And Now For Something From the Mid-Bustle Era…

Today we feature another dress from the Fashion Museum Bath’s collection. This time, it’s a day dress from the late 1870s/early 1880s, aka the Mid-Bustle Era/Natural Form Era:

Day Dress, c. 1878-1881; Fashion Museum Bath

With its emphasis a slender cylindrical silhouette, the dress is definitely of the Mid-Bustle Era. The dresse’s fashion fabric combines what appears to be a stripped light gray/ivory silk jacquard with a blue floral pattern that crosses both the gray and ivory stripes. The sleeves use the same fashion fabric on the sleeve caps and cuffs combined with what appears to be a plain gray silk moire that color matches the gray in the fashion fabric. For the skirt, the same fashion is cross-grain cut on the weft, creating rows of horizontal stripes and draped to create a series of swags. Also, as with so many dresses of the era, a line of bows run down the center of the skirt. Finally, along the bottom, we see a deep row of knife pleats on the same gray silk moire fabric as used on the sleeves.

From the above picture, one can make out the train with appears to be the same plain gray silk moire as the sleeves and hem. Below is a close-up of the neck and upper bodice. As can be seen, the fashion fabric has been artfully cut on grain, with outer bodice being all of gray while the inset is of ivory. The neckline is square, trimmed in ivory lace.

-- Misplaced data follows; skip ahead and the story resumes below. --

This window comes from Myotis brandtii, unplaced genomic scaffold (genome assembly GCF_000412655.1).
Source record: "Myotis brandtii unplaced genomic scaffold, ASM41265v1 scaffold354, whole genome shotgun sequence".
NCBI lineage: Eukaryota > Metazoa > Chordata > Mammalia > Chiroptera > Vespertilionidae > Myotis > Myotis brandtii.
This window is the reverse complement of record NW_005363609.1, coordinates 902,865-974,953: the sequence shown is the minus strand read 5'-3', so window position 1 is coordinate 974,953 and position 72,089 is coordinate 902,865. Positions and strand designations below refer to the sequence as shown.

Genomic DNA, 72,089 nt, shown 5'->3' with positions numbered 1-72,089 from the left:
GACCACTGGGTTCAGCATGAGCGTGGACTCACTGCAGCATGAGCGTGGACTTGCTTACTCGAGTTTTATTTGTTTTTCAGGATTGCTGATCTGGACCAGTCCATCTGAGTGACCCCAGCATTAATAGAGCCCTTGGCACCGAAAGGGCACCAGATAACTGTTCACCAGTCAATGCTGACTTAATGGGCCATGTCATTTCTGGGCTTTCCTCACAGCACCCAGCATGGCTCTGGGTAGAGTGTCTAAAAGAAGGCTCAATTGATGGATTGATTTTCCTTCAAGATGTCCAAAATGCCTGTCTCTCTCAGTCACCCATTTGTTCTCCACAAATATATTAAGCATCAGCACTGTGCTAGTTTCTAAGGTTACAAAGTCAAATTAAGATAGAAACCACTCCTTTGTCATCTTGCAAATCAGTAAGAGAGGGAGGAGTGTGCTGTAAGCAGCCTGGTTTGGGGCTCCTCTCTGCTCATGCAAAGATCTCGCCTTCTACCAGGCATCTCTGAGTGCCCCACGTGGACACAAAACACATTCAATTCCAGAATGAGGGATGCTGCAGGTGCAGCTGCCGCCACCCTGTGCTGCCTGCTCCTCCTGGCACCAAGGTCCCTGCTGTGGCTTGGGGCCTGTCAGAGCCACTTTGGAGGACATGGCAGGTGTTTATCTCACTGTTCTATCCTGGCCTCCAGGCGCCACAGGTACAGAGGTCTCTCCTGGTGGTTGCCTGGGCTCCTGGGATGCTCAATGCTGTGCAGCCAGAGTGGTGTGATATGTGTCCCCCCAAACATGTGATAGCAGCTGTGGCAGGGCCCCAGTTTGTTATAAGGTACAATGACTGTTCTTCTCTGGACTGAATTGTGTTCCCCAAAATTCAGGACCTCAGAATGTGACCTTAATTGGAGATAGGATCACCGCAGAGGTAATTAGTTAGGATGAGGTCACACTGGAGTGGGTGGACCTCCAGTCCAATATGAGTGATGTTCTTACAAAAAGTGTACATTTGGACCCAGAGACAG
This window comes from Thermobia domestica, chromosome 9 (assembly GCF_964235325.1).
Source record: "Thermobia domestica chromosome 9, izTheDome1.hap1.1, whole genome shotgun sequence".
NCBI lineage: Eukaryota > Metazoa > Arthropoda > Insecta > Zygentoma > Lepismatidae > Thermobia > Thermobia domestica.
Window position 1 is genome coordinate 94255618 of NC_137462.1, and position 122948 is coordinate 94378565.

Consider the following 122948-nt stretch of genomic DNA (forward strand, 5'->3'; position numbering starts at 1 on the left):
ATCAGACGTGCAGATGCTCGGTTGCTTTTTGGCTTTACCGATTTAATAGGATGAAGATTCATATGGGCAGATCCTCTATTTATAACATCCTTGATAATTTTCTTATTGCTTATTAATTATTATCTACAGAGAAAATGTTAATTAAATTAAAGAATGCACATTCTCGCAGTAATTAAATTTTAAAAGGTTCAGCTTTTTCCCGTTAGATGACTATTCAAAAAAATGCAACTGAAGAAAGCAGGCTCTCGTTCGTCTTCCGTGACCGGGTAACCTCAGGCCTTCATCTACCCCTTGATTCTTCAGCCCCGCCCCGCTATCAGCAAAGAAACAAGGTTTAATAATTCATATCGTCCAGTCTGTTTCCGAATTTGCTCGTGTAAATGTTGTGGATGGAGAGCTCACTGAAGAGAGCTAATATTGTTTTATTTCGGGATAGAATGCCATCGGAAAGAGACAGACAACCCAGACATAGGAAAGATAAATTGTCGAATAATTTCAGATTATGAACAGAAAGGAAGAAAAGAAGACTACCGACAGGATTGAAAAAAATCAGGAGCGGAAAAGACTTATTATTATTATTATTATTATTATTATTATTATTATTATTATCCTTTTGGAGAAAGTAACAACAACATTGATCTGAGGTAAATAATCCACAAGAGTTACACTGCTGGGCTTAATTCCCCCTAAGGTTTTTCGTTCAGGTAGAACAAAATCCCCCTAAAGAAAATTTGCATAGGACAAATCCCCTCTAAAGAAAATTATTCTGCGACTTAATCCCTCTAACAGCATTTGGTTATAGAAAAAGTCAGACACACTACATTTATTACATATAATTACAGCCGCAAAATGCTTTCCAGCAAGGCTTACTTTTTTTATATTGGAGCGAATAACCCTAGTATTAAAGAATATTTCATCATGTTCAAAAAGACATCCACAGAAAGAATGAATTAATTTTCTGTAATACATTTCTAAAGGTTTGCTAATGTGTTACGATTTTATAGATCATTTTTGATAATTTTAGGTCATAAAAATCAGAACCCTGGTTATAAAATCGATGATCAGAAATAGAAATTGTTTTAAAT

This detailed view of the upper bodice reveals several things about the dress. First, one can make out the opening which runs down the bodice front and ends at the waistline (which is a high waistline). Given the solidity of the skirt, it can be reasonably concluded that this dress was one-piece and while perhaps not “princess line” in the purest sense of the definition, it still leans that way because of the one-piece nature of the dress. Compared to more subtle designs from couturiers like Worth (who absolutely detested emphasizing the waistline in his designs), this one’s pretty obvious but doesn’t detract that much from the overall design. Ultimately, this is an interesting in that it clearly illustrates how many of these dresses were constructed, particularly how they opened up. Stay tuned for more! 🙂



The State Of Fashion- Spring 1889

The 1880s were drawing to a close and with it the Late Bustle Era. While the fashion press hinted at new trends for the 1890s, older styles still prevailed as revealed by this commentary in the April 1889 issue of Peterson’s Magazine when it discussed Parisian fashions:

The fashions of the present spring show but little positive change, so far, from the styles, of the past winter. This was to be expected, after the thorough revolution in the make of dresses which has taken place during the past six months. The .adoption of flat-plaited skirts, of short demi-trains, and of modified leg-of-mutton sleeves, together with the revival of dresses with corsage and skirt or over-skirt cut in one piece, such as the redingote, and the polonaise, and the princess dress, are sufficient to mark the* inauguration of a new era in feminine toilette. Hooped skirts are abolished, to the great misery of the dressmakers who have discovered, after years of disuse, that it is much harder to make a gracefully cut skirt falling in straight plain folds, than one that admitted of being looped up here and bunched up there whenever any irregularity presented itself.